MT. Gox, the world's largest Bitcoin exchange, has suspended users from withdrawing the virtual currency as US dollars for the next two weeks, due to unusually high demand.
The Tokyo-based exchange, which handles around 70% of all global Bitcoin transactions and 80% of those in the US, said it has experienced unusually high volumes of deposits and withdrawals recently, which "made it difficult for our bank to process the transactions smoothly and within a timely manner," causing delays for its customers.
Customers are able to continue trading in any other currency and Mt. Gox hasn't suspended deposits in US dollars, so users can put cash in, but are unable to convert their Bitcoins into dollars to withdraw it.
The move will doubtless go down badly with customers, especially as Mt. Gox is currently being sued by CoinLab, another Bitcoin exchange, for $75m (£48m) on allegations that it had failed to deliver on a deal that would see Mt. Gox offload much of its US customer base to the Seattle-based CoinLab.
The exchange said in a statement this week: "We are currently making improvements to process withdrawals of United States Dollar denominations, and as a result are temporarily suspending cash withdrawals of USD for the next two weeks.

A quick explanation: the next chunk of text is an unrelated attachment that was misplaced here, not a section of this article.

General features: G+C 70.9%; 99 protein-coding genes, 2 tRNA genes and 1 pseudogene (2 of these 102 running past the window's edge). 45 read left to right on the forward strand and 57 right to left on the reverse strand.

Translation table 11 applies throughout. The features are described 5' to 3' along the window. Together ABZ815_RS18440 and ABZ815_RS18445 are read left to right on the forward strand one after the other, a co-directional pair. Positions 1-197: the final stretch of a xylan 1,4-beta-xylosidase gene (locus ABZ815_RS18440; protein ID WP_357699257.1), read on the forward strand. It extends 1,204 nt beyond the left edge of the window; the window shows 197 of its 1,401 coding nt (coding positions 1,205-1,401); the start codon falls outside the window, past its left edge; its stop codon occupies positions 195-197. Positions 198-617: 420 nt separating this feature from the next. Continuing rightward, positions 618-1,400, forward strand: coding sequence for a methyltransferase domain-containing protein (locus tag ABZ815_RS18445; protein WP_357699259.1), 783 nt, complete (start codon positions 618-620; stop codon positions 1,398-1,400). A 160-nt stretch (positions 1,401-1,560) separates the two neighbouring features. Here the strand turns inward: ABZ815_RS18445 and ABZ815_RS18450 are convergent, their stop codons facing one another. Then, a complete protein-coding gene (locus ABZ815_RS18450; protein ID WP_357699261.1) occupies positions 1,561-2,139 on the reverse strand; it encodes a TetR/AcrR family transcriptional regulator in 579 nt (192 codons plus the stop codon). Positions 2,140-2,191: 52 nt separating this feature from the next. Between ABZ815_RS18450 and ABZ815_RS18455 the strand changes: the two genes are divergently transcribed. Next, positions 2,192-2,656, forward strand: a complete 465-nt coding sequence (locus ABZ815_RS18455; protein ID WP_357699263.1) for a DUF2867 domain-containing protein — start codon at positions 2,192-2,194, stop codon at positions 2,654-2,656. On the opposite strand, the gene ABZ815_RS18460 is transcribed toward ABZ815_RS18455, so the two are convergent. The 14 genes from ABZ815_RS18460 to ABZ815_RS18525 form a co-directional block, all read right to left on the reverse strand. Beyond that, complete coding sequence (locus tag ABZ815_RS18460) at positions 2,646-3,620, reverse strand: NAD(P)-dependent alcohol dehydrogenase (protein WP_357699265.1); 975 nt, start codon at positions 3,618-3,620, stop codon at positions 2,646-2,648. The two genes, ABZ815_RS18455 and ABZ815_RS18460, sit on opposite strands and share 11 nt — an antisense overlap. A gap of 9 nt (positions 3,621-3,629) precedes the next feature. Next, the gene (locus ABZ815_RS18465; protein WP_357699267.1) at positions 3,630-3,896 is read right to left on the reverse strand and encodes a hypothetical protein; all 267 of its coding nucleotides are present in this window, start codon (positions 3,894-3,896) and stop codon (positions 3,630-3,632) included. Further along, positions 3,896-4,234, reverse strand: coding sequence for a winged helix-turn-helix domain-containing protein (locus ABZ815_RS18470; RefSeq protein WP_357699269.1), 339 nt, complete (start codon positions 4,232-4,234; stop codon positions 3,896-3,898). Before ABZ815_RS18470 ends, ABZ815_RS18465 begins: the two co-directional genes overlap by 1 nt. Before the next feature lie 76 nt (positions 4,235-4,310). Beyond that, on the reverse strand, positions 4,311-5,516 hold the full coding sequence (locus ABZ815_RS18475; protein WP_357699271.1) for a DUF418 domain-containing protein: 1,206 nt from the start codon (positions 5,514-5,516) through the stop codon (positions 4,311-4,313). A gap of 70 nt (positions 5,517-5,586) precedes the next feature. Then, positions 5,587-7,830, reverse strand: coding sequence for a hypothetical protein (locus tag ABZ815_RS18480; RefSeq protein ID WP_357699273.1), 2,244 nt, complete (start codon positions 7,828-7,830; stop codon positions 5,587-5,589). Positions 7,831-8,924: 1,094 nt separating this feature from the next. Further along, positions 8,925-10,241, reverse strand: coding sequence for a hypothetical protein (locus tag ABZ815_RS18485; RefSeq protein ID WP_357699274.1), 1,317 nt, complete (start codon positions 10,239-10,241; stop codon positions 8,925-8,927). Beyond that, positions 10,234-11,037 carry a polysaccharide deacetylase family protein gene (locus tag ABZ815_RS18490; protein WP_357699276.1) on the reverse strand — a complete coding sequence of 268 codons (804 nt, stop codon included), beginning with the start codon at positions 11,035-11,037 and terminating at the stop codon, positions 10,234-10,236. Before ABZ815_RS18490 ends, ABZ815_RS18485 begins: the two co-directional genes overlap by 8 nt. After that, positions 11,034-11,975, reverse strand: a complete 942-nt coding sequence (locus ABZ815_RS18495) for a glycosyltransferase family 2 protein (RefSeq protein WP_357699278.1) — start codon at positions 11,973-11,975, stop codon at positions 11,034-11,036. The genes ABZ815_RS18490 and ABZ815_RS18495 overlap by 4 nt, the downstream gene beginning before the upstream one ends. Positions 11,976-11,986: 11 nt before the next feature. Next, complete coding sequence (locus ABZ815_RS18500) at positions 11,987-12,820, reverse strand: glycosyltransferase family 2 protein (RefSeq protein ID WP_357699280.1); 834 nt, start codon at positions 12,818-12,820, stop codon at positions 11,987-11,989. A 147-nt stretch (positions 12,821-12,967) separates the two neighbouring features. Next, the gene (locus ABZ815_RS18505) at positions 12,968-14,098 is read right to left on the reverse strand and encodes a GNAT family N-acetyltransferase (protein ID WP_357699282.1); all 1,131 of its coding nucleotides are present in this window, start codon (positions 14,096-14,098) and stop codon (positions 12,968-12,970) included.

"Please be reassured that USD deposits and transfers to Mt. Gox will remain unaffected, as will deposits and withdrawals in other currencies, and we will be resuming USD withdrawals once the process is completed."
Speculation among users now points towards the one-way suspension being implemented because Mt. Gox has run low on cash, but the exchange has refused to comment on this.
What it did say, is that it promises to debut a "dramatically improved trading engine" very soon, so an optimistic view on the suspension could be to ease traffic while transferring to the new system.
Mt. Gox made headlines earlier this year when it was subject to a massive round of DDoS (distributed denial of service) attacks in April, which saw the exchange cease trading for a number of hours after its systems were slowed to a crawl.
The slowing of transactions panicked traders, who tried to withdraw their funds, lowering the value of Bitcoin. Those behind the attacks would then buy Bitcoin at the lower rate, before waiting for Mt. Gox's servers to stabilise, then sell for a profit once the value of coins had recovered.